Local Recovery Center Explains Alcohol Tremors

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Greenland, New Hampshire – New Hampshire’s Addiction Recovery Services, a facility dedicated to helping people overcome substance use disorders, recently released a blog detailing how long alcohol tremors last. It also provides some background on how they emerge.

The blog opens by sharing a statistic: “Almost 20% of adults in New Hampshire report binge drinking in the past month.” Long-term drinking can cause someone to go through alcohol withdrawal. Alcohol tremors are a part of alcohol withdrawal, which can start as soon as eight hours after someone’s last drink, the blog shares. The blog estimates the time tremors will last from two to ten days. The blog instructs anyone experiencing alcohol tremors to keep an eye out for any other symptoms that emerge alongside them, because they can be a sign of something more serious. Addiction Recovery Services advises individuals going through withdrawal to find a friend to be a second pair of eyes for tracking their withdrawal symptoms. That way, any person experiencing withdrawal will also have someone to help them should symptoms worsen. It also briefly shares some tips for managing tremors, such as regular exercise, staying hydrated, and avoiding caffeine.

“The severity of withdrawals can vary from person to person based on many factors such as age, metabolism, other substances you consume, and even what kind of drinks they normally partake in. Severe withdrawals, like tremors, are typically more common in those who drink heavily,” the article explains. It says withdrawal symptoms are most common in those who drink a lot of alcohol every day for a long period of time. It even offers an estimate of how much alcohol is needed to cause alcohol tremors: four to five pints of wine, seven to eight pints of beer, and one pint of “hard” alcohol.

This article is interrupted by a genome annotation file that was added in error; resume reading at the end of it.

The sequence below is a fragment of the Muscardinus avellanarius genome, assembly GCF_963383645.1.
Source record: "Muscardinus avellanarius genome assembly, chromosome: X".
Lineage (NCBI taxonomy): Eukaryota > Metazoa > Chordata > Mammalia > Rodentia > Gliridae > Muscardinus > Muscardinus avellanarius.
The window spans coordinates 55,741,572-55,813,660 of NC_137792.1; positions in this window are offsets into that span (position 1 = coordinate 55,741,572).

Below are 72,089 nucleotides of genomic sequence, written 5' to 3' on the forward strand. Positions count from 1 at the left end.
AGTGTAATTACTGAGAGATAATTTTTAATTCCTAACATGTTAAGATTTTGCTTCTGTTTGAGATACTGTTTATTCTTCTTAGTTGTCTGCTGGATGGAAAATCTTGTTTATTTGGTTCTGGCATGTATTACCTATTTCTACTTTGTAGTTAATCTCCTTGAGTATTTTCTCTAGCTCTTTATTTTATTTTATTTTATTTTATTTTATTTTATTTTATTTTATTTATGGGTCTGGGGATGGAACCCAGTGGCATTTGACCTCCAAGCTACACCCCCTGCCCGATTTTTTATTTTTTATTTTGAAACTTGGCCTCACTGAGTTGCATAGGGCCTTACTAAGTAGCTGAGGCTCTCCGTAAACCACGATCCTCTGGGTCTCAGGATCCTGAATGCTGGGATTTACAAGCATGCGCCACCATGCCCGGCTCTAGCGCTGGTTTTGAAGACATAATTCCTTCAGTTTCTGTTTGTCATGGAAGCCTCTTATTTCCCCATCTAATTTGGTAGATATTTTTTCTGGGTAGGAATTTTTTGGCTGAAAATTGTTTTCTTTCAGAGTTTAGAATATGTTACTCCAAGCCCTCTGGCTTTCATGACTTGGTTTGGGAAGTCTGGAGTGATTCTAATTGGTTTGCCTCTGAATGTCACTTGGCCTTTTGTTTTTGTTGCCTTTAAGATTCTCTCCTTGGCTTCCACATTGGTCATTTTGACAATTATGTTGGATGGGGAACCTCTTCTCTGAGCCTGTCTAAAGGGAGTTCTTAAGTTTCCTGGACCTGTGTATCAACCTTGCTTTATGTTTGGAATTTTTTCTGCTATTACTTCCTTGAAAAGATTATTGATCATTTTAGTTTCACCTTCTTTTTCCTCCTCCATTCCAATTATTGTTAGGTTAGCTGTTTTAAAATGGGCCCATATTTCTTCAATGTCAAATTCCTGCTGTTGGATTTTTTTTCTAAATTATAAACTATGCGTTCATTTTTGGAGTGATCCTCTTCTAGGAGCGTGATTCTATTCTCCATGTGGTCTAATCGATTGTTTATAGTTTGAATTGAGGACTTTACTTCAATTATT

The blog warns that although alcohol tremors can be a common symptom of alcohol withdrawal, they can be a precursor to something more serious, known as delirium tremens. The blog offers a list of symptoms of delirium tremens to look out for. Deep sleep that lasts for days, sudden and severe confusion, hallucinations, irritability, fatigue, sudden mood changes, restlessness, and seizures are all symptoms of delirium tremens. Light sensitivity, sound sensitivity, and sensitivity to touch are also involved. “Symptoms can worsen quickly once they start developing, and normally peak in the first 3 days after your last drink. If you start noticing symptoms of delirium tremens, you should seek medical help,” the blog says. As an aside, the article mentions withdrawal symptoms that are unrelated to delirium tremens too, like nausea, pale skin, loss of appetite, sweating, and heart palpitations.

Addiction Recovery Services ends their article with a call for anyone experiencing alcohol withdrawal to seek treatment for an alcohol use disorder. They cite medication-assisted treatment (MAT) as a promising option to curb cravings and help anyone with an alcohol use disorder fully focus on their recovery.

Addiction Recovery Services has discovered a better way to treat people. They provide care for those living with substance use disorders in New Hampshire, offering a harm-reduction approach to treatment where they focus on the person, not the problem. Addiction Recovery Services’ intensive outpatient program provides flexibility for those working or in school, and they offer mental health programming alongside treatment for substance use disorders. For more information, call Addiction Recovery Services at 978-228-5853, or visit their website.

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About Addiction Recovery Services :

The Mission of Addiction Recovery Services is to provide accessible and effective group therapy, family education and medication management for addiction and mental health symptoms provided by compassionate licensed professionals.

Contact Addiction Recovery Services:

John Iudice

1 Bayside Rd. Ste 205
Greenland, NH 03840


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